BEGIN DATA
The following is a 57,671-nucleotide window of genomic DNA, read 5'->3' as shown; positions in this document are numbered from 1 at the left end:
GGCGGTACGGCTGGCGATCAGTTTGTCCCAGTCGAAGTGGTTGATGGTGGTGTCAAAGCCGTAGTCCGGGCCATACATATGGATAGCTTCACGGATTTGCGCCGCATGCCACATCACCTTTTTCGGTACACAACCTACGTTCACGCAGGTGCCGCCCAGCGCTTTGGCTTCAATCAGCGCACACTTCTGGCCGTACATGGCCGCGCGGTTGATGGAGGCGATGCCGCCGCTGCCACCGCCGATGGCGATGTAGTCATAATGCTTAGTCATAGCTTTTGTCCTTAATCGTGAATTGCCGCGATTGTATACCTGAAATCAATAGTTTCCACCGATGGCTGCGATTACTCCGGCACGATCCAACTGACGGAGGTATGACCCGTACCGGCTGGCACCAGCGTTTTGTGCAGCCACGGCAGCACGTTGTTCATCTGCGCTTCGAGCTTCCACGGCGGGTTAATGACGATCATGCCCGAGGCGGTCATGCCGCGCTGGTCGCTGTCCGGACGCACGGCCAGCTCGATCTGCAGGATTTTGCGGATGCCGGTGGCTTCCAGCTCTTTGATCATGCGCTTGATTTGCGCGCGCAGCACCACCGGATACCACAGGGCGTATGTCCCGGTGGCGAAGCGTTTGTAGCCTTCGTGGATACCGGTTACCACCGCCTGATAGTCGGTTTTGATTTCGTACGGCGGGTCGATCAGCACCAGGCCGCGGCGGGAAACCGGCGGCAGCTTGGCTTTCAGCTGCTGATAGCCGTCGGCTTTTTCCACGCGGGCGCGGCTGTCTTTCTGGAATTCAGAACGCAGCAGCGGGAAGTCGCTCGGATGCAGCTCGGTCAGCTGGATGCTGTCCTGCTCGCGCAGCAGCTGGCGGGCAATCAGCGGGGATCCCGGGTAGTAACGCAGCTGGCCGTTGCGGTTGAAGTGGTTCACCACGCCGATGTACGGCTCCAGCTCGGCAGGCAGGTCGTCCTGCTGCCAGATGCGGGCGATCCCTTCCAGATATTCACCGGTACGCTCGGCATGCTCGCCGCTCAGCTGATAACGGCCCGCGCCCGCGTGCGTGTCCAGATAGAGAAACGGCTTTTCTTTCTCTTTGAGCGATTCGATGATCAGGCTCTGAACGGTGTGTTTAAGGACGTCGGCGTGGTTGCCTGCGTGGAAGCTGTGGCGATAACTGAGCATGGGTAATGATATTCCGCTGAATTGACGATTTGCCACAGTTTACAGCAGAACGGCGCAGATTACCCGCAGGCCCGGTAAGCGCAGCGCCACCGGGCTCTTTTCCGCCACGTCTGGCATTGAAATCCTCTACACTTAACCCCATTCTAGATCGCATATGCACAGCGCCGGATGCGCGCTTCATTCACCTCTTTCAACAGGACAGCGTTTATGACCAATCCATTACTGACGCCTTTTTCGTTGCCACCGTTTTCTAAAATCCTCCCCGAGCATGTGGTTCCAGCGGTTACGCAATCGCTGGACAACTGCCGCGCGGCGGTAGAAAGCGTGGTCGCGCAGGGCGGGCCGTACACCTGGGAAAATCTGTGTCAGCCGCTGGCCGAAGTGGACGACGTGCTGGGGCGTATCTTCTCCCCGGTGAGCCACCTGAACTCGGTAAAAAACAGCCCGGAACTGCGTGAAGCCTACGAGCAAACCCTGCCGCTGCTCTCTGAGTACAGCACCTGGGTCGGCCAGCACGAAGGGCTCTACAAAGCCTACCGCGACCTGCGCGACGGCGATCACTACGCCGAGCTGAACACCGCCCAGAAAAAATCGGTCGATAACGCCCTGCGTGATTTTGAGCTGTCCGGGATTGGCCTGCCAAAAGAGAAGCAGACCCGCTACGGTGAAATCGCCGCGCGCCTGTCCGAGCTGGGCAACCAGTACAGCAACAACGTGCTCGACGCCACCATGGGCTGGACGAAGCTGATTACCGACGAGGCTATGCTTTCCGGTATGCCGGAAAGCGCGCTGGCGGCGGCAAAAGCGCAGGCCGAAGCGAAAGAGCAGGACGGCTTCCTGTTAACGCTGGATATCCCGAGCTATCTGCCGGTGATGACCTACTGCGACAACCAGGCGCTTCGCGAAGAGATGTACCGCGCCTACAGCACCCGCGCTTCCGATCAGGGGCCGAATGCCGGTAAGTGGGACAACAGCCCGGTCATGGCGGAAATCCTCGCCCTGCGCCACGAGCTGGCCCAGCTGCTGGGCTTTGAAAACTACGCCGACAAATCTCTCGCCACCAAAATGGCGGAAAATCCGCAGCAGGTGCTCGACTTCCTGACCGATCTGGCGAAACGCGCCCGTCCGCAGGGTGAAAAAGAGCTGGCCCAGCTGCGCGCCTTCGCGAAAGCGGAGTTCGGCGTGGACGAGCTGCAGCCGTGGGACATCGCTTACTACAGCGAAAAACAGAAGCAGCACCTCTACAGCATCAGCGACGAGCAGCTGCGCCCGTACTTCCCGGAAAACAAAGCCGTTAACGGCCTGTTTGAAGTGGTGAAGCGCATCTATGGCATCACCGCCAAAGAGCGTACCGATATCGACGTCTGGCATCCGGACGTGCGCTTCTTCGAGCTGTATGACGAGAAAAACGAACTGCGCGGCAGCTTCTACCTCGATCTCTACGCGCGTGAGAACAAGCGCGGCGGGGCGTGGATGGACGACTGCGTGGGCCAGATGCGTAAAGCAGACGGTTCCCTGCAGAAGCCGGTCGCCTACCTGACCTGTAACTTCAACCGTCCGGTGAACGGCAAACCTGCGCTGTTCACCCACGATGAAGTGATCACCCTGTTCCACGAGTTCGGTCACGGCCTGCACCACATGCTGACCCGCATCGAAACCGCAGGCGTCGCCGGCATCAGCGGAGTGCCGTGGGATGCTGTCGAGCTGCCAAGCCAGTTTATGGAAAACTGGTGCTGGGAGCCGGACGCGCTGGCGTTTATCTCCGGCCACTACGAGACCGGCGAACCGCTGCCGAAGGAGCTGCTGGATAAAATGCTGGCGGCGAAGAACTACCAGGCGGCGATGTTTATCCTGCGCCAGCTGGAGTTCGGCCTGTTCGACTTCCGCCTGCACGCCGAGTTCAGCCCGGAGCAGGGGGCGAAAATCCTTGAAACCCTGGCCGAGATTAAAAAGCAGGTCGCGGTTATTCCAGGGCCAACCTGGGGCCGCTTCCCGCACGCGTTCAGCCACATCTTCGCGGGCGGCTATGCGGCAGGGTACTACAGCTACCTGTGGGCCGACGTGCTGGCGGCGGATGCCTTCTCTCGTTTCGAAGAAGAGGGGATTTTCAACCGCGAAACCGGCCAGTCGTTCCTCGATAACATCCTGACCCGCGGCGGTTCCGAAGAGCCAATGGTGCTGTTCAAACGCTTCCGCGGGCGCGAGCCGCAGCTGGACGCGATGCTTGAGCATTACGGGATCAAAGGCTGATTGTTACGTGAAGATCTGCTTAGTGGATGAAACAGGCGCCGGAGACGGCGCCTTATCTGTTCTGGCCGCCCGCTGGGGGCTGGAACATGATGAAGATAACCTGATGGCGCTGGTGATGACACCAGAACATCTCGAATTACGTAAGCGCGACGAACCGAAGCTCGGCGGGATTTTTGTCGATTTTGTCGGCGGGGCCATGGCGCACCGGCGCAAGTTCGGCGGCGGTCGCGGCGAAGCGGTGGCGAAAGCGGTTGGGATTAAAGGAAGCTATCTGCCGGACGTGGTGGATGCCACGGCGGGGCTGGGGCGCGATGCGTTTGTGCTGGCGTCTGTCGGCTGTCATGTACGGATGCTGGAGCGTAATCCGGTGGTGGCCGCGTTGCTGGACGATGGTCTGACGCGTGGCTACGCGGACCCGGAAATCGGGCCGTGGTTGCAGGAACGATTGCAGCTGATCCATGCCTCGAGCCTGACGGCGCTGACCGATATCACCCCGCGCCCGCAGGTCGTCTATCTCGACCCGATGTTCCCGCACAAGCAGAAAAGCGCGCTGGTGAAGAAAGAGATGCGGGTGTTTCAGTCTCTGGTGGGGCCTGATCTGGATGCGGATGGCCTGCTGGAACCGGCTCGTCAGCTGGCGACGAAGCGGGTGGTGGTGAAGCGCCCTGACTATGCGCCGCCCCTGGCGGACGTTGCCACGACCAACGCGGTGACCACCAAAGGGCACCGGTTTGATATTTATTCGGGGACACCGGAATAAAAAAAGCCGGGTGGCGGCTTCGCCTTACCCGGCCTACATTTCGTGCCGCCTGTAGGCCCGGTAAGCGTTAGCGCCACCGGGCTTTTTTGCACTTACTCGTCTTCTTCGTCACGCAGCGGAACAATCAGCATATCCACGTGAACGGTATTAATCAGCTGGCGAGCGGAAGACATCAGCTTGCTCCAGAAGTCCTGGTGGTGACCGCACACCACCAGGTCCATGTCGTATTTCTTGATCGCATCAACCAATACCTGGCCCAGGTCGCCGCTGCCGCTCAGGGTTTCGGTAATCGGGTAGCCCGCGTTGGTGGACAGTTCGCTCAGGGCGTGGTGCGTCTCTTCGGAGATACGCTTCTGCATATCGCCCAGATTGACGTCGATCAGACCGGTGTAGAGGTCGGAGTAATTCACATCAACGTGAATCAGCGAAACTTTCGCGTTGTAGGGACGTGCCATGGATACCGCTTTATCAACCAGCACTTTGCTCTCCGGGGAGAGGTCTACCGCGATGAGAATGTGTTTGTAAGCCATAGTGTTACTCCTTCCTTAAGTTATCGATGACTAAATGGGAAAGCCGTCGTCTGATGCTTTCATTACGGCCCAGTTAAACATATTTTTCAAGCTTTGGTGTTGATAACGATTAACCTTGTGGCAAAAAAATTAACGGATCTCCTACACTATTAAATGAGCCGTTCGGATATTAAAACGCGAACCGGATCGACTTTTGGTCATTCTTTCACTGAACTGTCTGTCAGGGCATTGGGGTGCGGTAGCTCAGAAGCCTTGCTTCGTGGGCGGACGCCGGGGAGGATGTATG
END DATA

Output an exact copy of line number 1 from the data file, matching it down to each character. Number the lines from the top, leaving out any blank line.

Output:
The following is a 57,671-nucleotide window of genomic DNA, read 5'->3' as shown; positions in this document are numbered from 1 at the left end: